From the Top of the Ivory Tower

The view from the Top of the Ivory Tower must be clear some days, but more often than not, it appears to be clouded from the sheer distance those at the top have from the issues at hand.

The Canada Jobs Grant is most definitely the top of discussion in the Employment and Training Industry in BC.  Federal Conservatives, led by Jason Kenney and Stephen Harper, have made a unilateral decision to implement this strategy, regardless of the substantial objections of the provinces.

Jason Kenney has called those in our field who deliver services to the unemployed “special interest groups”. Really? Last time I checked we were an entire industry offering services to the unemployed. I think not Mr. Kenney.

Jason Kenney has stated that he has done exhaustive consultation on this initiative. Funny, absolutely no one I know in our industry was “consulted” on this matter. In my profession we have a word called “Stakeholder” and a process called “Stakeholder Consultation”, where all affected parties are asked for input. Play fair Mr. Kenney.

The Federal Government has argued that an employer-driven Canada Jobs Grant would provide a better way to prepare Canadians for available jobs. After all, who is in a better position to identify the skills training for their own hiring needs than employers themselves?  The provinces have argued that cutting funding for Labour Market Agreements programs that serve vulnerable people who have little connection to today’s labour market makes no sense. These programs give Youth, Aboriginals, New Immigrants, Older Workers, Single Parents and those with a Disability the essential skills required to find gainful employment. A recent provincial report showed that these programs have been quite successful in this goal: 87 per cent of clients in 2011-12 were employed following their programs compared to only 44 per cent at the start. Check your stats Mr. Kenney.

As someone who has worked in this industry for more than 23 years, I can attest to the Provinces’ arguments as having considerable merit. I have worked for the government, non-profits and the business sector in this industry. I have been a Career Practitioner, a Program Officer, an Executive Director and a CEO. I have seen first-hand how these programs affect the disadvantaged, also have worked as an Appeals Committee Tribunal Chair for the Provincial Government for 6 years, working with those receiving income assistance and disabilities benefits. I am well educated and in fact, a member of one of these groups…I am a Person with Disabilities and a single Mom. Mr. Kenney, I would say that I have some expertise in this area.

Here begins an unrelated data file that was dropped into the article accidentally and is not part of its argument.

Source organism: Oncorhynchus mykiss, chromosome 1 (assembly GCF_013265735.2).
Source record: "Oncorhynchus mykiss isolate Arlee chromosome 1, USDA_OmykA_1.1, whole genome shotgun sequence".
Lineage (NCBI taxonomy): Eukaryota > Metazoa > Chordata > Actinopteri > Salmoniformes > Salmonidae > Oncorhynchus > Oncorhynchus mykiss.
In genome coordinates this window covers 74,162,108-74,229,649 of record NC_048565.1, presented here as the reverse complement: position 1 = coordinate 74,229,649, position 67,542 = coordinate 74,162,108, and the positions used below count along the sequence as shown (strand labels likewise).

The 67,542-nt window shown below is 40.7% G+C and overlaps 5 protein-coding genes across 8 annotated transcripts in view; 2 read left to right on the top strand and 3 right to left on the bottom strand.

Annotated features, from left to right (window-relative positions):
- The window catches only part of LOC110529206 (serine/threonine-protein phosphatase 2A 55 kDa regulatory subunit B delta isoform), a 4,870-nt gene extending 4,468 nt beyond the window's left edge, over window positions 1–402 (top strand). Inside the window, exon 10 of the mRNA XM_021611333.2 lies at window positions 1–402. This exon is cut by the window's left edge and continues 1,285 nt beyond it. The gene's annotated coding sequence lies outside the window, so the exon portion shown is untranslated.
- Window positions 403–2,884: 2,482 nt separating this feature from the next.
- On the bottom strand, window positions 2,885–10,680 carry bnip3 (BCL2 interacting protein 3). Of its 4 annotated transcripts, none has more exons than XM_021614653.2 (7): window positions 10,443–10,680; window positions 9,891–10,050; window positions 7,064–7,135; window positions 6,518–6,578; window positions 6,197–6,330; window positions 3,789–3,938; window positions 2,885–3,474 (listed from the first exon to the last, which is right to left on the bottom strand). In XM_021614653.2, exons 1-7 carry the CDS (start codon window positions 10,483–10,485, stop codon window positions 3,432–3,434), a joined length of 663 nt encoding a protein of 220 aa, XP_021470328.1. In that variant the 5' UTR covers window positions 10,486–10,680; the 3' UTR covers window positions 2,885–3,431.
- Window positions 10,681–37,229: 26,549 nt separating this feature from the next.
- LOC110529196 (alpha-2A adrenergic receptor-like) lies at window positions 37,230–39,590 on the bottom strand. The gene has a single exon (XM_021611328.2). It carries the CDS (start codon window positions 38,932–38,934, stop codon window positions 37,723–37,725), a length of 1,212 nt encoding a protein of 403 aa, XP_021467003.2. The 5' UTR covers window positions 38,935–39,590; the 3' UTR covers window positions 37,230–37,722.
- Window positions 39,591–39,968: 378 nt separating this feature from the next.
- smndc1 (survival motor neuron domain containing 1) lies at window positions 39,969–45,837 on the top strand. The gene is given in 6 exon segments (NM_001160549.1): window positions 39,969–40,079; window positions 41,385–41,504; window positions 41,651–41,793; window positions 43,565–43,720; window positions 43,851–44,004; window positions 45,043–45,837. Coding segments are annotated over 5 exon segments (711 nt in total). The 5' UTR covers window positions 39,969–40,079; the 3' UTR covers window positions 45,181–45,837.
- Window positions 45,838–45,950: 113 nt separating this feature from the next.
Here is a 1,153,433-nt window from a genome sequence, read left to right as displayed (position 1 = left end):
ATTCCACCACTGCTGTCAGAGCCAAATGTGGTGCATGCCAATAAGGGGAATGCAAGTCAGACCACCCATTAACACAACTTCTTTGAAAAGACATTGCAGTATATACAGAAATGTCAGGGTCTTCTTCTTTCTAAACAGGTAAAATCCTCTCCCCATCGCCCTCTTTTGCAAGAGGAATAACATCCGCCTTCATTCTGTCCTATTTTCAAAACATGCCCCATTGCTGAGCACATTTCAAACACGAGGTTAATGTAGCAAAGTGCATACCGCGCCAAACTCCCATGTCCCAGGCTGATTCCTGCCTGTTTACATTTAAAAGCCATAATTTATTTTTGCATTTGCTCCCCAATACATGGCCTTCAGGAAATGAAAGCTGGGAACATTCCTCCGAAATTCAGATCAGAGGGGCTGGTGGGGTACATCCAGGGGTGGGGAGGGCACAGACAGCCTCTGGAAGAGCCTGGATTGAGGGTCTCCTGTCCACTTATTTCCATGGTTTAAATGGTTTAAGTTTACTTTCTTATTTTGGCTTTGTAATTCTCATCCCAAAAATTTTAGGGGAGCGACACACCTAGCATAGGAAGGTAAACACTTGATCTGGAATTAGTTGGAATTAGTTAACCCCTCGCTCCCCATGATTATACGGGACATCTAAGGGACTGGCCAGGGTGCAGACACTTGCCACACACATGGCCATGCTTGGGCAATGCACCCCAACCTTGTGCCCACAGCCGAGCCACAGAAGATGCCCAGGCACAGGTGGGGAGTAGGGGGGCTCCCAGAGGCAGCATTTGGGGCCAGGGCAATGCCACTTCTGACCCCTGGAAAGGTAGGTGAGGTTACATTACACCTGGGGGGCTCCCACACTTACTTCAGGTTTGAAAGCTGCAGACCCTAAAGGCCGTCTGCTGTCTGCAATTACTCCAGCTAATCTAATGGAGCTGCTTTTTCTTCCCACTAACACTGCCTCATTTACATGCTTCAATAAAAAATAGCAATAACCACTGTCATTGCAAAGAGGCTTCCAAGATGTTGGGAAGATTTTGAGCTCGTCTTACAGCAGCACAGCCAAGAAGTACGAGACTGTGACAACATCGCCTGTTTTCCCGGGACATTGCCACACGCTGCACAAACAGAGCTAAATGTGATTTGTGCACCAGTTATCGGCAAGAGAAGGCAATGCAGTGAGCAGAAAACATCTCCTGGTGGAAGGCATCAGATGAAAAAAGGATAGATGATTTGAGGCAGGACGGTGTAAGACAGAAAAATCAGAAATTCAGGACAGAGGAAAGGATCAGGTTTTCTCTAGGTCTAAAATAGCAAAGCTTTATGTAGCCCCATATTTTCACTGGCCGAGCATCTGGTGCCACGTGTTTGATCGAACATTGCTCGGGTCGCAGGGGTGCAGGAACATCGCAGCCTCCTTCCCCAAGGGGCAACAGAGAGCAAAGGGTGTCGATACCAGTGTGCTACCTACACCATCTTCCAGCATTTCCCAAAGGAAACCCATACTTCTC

Our company has helped thousands of unemployed individuals return to the labour force. The everyday folks we help are not EI eligible and truly require extra help to get back on their feet. For the most part, they are not ready for a ticket to training and quick re-entry back into the workforce. And as an alumnus of Service Canada’s Self-Employment Program, helping new entrepreneurs is a passion that has led to assisting over 450 new businesses start up on Vancouver Island. How Strange Mr. Kenney. Who knew a business could assist those in need AND have some knowledge of what business needs.

We have all heard that LMA programming is not working. I beg to differ. Of all programming that I have worked with, and there have been many in my 23 years, it is by far the most cost effective. When I was a Program Officer, one of our main goals was to cut down on administrative and overhead costs with contracted funding, in order to allocate funds to the people who needed the money most – the Client. The target was Employment Centres, brick and mortar buildings where overhead and administrative costs were high. Yet if one takes the time to look, you will find that there is little if no administrative/overhead money available in LMA funding and budgets are extremely tight. You are getting the “best bang for your buck” Mr. Kenney.

We applaud those groups working hard to set the record straight and bring Mr. Kenney down a few floors from his Ivory Tower. See below.

Written by Deborah Bromley, CEO


LMA Works – Building Skills for Canada

The Employment Training Alliance (ETA), Canadian Coalition of Community – Based Employability Training (CCCBET), and ASPECT are pleased to announce the creation of a website dedicated to the promotion and preservation of unique, successful and responsive pan Canadian LMA programs. These programs offer valued services and opportunities for Canadians preparing for success in the labour market. This website will be a constructive demonstration of what works now with LMA funding and represents what could be lost if the Canada Job Grant materializes as outlined. is a site created for individuals, organizations and employers that have first-hand experience with the important role that LMA programs play in communities from coast to coast to coast.

The site will be a repository for success stories, examples of best practices and provide for a dynamic exchange of support and suggestions for the continuation of adaptive, flexible and responsive LMA programming.

Email Chris Atchison, with your name, logo, and website link to become a supporter of the LMA Works initiative.


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